428578 Fe2O3/Ce-γAl2O3 As an Oxygen Carrier for Liquid Fuel Based Clc

Wednesday, November 11, 2015: 9:20 AM
257A (Salt Palace Convention Center)
Shaikh Razzak, Department of Chemical Engineering and KACST-TIC of Carbon Capture and Sequestration, King Fahd University of Petroleum and Minerals, Dhahran, Saudi Arabia, Mohammad Mozahar Hossain, Chemical Engineering, King Fahd University Petroleum and Minerals, Dharan, Saudi Arabia, Shamseldin Mohamed, 1Department of Chemical Engineering, King Fahd University of Petroleum & Minerals, Dhahran, Saudi Arabia, Mohammad R. Quddus, Chemical and Biochemical Engineering, The University of Western Ontario, London, ON, Canada and Hugo I. de Lasa, Chemical & Biochemical Engineering, Western University, London, ON, Canada

The development of a highly reactive, stable, economic and environmentally friendly oxygen carrier is considered the key issue in the large scale application of chemical looping combustion. The availability of Iron, besides being cheap, nontoxic and environmentally friendly made it commercially attractive for CLC application. The main objective of this work is to improve the reactivity of Fe.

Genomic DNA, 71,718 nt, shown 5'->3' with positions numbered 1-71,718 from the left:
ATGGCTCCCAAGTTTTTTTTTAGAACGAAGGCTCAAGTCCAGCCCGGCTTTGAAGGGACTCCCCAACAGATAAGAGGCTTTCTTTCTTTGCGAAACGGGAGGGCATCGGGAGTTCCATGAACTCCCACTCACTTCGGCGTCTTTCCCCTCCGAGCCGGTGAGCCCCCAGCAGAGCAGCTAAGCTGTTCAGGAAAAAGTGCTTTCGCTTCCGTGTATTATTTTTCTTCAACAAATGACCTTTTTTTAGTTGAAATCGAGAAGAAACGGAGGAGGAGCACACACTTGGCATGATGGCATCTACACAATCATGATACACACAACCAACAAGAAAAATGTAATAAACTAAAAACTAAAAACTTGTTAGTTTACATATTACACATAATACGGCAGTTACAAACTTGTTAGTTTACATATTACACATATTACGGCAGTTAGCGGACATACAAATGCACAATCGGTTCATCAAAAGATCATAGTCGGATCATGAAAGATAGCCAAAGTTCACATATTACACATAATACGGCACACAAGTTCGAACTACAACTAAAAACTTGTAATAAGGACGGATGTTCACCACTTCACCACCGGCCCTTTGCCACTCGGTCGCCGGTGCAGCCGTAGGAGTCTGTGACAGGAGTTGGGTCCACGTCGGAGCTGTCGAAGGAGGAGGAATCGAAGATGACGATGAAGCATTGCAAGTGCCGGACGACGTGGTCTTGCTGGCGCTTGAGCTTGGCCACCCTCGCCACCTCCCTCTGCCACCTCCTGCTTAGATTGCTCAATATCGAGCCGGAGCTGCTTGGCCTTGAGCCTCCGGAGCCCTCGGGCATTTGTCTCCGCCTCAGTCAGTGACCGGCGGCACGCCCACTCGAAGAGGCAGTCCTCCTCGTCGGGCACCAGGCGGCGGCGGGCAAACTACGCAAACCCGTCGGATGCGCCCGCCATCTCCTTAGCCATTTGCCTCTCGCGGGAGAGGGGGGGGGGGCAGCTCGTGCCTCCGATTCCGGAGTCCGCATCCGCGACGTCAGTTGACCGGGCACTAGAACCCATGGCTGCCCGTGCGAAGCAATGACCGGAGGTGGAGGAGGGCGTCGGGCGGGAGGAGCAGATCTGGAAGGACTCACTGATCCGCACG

The oxygen carriers were synthesized using incipient wetness technique [3]. The starting materials are γ-Al2O3, Ce(NO3)3.6H2O and Fe(NO3)3.9H2O. The preparation of the oxygen carrier consists of four major steps: impregnation, drying, reduction and finally calcination. First the support was modified using 1 wt% Ce before loading the metal in 4 cycles, 5 wt% each to reach a final concentration of 20 wt%.

The oxygen carrier reactivity and its ability to withstand the repeated oxidation/reduction cycles are investigated through successive TPO/TPR experiments. The samples reducibility and oxygen carrying capacity can be also extracted from TPR profiles.  The reduction profile of the oxygen carrier shows a slightly narrow peak at around 357 ºC and a wider peak at 564 ºC. The first reduction peak corresponds to the reduction of Fe2O3 to Fe3O4 while the second corresponds to the transition of Fe3O4 to FeO to Fe. The reduction percentage of the oxygen carrier is around 88%, which remained stable through 10 TPR/TPO cycles.

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